I was similarly concerned about how being a Black woman impacted my treatment, and how it demanded striking a careful balance of self-presentation to doctors. As a Black woman, it seems you must tread a thin line of being ill enough to be helped, but not so hysterical that they institutionalize you, especially knowing that Black people are disproportionately more likely to be detained under the Mental Health Act of 1983.
Learning to be your own advocate
Lauren Campbell-Thompson shared her experiences of working in the mental healthcare system. She expressed that she had issues getting the right support from her GP, but acknowledged that her background meant she might have found navigating access to mental healthcare easier than others.
“Since I have a Master’s in Psychology and am an assistant psychologist, I understand what’s going on with me and what I need. If you don’t know the buzzwords, it’s not so easy…”
This resonated with me, as a Ph.D. researcher and editor of a book about mental health: this background has enabled me to adopt a more clinical tone when speaking with doctors about my mental health, and subsequently be taken more seriously.
My experience with mental healthcare research also helped in understanding the ways that medications might affect me. Nicky wished that her family doctor had given her more information about the side effects of taking antidepressants, as the stigma surrounding it in her community meant she couldn’t speak openly about it.
“If you speak to friends or family from an African or Caribbean background who are already biased against medication, they’re going to tell you stop taking it immediately. If it wasn’t for a friend with experience of medicating for bipolar II who told me to ride it out, I would have quit, because my family doctor didn’t give me that information: what to expect and when symptoms would come and go. They just said, ‘See you in two weeks.’”
Read more: Racism and depression – the insidious link
Many of us aren’t fortunate enough to have friends or mentors to guide us through these experiences and side effects. What do you do if you don’t have the tools or the language to navigate access to healthcare, like the older, working-class Black people in my own family? What kind of consequences does this have on their attitudes towards our healthcare system?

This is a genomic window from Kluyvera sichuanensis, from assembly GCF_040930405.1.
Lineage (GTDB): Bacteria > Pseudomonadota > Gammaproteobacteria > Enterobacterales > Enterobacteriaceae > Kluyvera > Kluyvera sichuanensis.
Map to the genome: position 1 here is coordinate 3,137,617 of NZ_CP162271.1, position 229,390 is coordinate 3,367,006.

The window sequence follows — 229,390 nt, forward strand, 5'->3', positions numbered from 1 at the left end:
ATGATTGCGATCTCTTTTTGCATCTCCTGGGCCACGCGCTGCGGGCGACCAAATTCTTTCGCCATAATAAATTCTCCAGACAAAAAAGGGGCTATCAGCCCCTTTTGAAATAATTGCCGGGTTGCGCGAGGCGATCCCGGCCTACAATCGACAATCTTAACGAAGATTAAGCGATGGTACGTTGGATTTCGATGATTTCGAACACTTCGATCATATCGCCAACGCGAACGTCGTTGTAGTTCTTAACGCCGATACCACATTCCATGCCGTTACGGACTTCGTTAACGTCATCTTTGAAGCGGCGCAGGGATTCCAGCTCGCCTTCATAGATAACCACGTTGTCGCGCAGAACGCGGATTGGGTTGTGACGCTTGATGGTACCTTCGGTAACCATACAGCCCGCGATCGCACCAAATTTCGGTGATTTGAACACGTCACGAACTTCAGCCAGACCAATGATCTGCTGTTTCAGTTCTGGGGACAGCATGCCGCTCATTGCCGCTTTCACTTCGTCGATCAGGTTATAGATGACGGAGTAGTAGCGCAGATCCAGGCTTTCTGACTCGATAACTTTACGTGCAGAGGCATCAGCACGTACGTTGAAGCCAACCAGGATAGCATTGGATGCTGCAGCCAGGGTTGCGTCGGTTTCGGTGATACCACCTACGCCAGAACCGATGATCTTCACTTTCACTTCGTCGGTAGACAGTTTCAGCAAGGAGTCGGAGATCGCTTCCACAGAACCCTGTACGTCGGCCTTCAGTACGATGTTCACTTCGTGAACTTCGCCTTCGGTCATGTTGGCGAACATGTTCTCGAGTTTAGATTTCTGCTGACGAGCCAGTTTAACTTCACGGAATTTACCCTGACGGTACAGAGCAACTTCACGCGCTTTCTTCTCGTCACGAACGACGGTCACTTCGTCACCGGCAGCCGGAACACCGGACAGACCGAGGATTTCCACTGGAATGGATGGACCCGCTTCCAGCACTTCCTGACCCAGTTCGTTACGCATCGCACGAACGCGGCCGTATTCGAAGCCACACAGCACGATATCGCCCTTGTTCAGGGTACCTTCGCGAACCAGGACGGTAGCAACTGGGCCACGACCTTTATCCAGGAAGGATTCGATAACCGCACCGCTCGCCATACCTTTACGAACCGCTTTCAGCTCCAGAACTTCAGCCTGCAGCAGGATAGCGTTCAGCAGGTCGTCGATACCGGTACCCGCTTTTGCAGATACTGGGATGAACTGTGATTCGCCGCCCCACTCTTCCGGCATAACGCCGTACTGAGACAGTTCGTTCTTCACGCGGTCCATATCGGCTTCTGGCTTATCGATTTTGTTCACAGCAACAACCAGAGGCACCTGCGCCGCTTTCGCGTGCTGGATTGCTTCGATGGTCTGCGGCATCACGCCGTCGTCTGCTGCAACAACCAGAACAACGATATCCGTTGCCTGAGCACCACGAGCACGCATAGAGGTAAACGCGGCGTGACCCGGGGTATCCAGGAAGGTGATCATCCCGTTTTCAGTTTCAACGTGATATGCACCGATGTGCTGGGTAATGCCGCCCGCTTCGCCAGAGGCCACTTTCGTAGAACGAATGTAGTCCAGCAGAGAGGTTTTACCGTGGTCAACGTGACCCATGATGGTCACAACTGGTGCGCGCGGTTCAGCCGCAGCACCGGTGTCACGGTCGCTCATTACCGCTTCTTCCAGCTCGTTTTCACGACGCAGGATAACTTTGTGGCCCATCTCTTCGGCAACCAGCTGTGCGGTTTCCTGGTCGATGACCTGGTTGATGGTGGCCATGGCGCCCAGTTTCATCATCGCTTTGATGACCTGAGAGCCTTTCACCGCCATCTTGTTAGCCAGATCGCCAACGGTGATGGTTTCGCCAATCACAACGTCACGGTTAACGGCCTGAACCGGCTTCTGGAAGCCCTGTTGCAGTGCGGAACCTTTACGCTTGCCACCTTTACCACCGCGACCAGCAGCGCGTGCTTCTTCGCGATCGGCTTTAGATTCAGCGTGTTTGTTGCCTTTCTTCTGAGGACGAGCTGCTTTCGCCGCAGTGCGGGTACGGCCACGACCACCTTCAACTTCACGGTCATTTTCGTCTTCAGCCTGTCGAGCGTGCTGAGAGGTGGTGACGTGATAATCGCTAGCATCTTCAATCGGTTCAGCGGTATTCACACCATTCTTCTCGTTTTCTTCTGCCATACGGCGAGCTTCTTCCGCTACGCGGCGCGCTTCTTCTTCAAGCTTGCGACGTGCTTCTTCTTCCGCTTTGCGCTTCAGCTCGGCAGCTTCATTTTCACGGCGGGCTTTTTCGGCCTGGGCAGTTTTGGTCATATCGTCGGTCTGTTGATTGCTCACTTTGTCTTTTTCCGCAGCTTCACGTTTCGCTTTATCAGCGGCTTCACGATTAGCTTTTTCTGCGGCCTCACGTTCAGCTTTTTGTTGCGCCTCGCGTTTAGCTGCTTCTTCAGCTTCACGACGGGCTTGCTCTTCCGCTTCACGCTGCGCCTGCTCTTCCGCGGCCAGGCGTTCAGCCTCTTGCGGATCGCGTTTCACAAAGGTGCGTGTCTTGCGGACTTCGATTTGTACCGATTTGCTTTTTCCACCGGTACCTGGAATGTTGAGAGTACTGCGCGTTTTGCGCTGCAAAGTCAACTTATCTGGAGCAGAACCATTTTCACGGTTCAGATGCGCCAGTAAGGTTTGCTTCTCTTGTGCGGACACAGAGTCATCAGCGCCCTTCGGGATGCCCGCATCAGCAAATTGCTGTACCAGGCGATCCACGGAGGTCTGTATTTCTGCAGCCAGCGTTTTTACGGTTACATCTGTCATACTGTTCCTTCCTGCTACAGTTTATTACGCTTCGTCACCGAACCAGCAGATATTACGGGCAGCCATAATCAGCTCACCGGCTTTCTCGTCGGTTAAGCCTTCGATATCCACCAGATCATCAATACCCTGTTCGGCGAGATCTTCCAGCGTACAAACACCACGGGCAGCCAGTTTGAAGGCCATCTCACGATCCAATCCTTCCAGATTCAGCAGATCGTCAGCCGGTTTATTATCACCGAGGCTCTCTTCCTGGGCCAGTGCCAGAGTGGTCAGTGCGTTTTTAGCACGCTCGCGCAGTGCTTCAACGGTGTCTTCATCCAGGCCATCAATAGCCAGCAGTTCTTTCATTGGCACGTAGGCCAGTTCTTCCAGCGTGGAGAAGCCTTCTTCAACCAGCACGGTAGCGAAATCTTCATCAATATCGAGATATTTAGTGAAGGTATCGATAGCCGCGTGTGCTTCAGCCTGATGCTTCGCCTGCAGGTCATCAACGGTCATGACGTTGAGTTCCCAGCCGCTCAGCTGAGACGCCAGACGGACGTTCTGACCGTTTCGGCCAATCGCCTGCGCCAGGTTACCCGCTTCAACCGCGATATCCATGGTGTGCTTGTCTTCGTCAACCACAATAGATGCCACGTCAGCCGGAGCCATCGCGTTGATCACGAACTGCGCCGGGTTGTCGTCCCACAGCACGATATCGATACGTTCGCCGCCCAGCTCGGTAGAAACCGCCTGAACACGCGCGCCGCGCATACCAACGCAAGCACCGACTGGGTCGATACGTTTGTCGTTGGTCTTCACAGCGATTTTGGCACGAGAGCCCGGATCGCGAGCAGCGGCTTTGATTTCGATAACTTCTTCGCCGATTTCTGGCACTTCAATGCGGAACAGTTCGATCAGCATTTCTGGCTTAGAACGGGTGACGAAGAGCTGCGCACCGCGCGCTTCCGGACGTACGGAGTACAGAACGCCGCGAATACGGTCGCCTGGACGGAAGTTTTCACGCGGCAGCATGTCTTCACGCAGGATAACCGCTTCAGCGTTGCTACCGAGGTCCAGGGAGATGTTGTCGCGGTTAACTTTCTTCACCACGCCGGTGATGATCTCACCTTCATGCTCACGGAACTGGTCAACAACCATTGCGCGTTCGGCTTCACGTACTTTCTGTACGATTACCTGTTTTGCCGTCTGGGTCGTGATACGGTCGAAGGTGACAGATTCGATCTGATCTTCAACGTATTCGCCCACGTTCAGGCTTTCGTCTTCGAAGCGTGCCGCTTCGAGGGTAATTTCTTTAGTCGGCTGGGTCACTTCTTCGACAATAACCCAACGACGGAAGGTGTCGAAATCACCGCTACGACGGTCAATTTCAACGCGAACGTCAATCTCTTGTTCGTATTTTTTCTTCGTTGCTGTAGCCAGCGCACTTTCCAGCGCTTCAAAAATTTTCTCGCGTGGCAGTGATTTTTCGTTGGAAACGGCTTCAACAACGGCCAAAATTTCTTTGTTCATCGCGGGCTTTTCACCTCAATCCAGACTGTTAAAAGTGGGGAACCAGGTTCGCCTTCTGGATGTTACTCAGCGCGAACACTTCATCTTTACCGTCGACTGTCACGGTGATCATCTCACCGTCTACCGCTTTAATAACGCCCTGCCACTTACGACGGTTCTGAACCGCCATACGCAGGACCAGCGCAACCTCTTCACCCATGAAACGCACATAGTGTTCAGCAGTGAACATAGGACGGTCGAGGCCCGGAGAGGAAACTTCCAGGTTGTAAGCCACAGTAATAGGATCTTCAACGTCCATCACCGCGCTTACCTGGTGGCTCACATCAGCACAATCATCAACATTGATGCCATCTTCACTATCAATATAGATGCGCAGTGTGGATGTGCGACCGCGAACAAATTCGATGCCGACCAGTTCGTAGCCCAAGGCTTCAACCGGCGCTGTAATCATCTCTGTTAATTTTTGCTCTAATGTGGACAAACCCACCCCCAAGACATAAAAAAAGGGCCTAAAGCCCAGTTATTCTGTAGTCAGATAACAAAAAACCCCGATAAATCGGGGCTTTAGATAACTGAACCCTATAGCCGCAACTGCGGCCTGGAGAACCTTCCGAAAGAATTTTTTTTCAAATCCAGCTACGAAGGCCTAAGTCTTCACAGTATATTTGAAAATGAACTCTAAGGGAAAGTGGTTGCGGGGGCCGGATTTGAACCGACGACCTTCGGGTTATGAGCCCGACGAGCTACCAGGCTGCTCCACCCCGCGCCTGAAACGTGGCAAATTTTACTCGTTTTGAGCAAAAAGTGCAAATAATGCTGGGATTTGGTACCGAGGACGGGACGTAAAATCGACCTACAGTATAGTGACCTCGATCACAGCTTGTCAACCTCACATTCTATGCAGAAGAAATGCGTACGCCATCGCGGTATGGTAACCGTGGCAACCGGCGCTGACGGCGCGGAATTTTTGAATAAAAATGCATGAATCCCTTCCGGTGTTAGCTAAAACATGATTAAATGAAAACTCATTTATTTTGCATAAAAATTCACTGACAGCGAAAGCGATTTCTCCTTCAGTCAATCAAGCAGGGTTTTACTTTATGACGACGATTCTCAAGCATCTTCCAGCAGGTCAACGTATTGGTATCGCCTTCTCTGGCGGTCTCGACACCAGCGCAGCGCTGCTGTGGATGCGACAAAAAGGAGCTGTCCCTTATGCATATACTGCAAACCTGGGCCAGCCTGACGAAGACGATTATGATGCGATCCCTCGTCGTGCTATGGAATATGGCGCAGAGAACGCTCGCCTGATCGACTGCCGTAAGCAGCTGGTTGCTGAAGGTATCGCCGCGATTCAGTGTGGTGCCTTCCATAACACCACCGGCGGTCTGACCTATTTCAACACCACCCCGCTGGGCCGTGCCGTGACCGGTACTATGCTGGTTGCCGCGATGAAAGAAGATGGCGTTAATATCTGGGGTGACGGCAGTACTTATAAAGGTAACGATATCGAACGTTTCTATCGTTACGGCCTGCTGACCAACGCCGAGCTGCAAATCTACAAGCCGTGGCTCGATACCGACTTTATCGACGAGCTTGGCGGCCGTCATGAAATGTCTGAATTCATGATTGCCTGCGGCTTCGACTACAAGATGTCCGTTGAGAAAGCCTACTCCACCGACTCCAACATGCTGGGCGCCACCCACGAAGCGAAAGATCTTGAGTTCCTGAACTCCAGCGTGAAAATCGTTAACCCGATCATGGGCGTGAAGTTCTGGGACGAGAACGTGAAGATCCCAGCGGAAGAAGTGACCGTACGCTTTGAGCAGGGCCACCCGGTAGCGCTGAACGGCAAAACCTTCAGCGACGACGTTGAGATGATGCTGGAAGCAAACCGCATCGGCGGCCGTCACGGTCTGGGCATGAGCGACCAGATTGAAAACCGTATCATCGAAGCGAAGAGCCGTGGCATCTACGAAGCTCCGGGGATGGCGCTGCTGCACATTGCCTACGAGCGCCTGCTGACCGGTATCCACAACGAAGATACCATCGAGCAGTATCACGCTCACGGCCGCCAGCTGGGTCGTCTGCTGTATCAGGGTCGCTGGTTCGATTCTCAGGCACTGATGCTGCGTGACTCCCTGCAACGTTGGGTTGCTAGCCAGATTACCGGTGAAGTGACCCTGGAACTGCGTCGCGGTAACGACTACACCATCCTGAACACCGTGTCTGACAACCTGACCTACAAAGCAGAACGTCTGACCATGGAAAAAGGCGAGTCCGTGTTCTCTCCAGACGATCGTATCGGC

Lauren expressed that she would like to “see someone with more training in mental healthcare in GP offices, like mental health nurses or psychological wellbeing practitioners, as well as more centralized NHS support-group options”. She explains the current lack of dedicated resources in the NHS by acknowledging that “the NHS isn’t a preventative service; it treats symptoms rather than the cause… family doctors are under increased pressure to reduce referrals because of a lack of funding”.
Listening to Black, Asian and Minority Ethnic voices (BAME)
The experiences and perspectives of Black women like Lauren, Tyra, Nicky and myself are beginning to be considered by groups working to improve NHS mental healthcare services for BAME people. For example, the British Association for Behavioural and Cognitive Psychotherapies released a guide in September 2019 to help health professionals provide BAME service users with better access to talking therapies.
This toolkit recommends taking the beliefs, values and cultural and spiritual perspectives of service users into account throughout treatment. This includes engaging with BAME communities through outreach work to develop relationships with places of worship, and accessing community-specific media to better reach underserved groups
Working to engage communities on their terms, in their spaces, and in language accessible to them, is key in making psychotherapy accessible to more than white middle- to upper-class people. Just as I could, the Black women I interviewed were able to access (or are still working towards accessing) favorable treatment outcomes. But we are doing so through careful manipulation, image management and sheer resilience – work that suffering people shouldn’t have to do.
The service you retreat to when you are at your most vulnerable needs to be a place where you can be sure you will be treated with respect and dignity; where you can expect care and above all, safety. To meet these conditions for Black women, there is significant work to be done.
* Some names have been changed.
Rianna Walcott is a PhD student at King's College London, researching Black women’s identity formation in digital spaces. She co-founded projectmyopia.com, a website that promotes inclusivity in academia and a decolonized curriculum.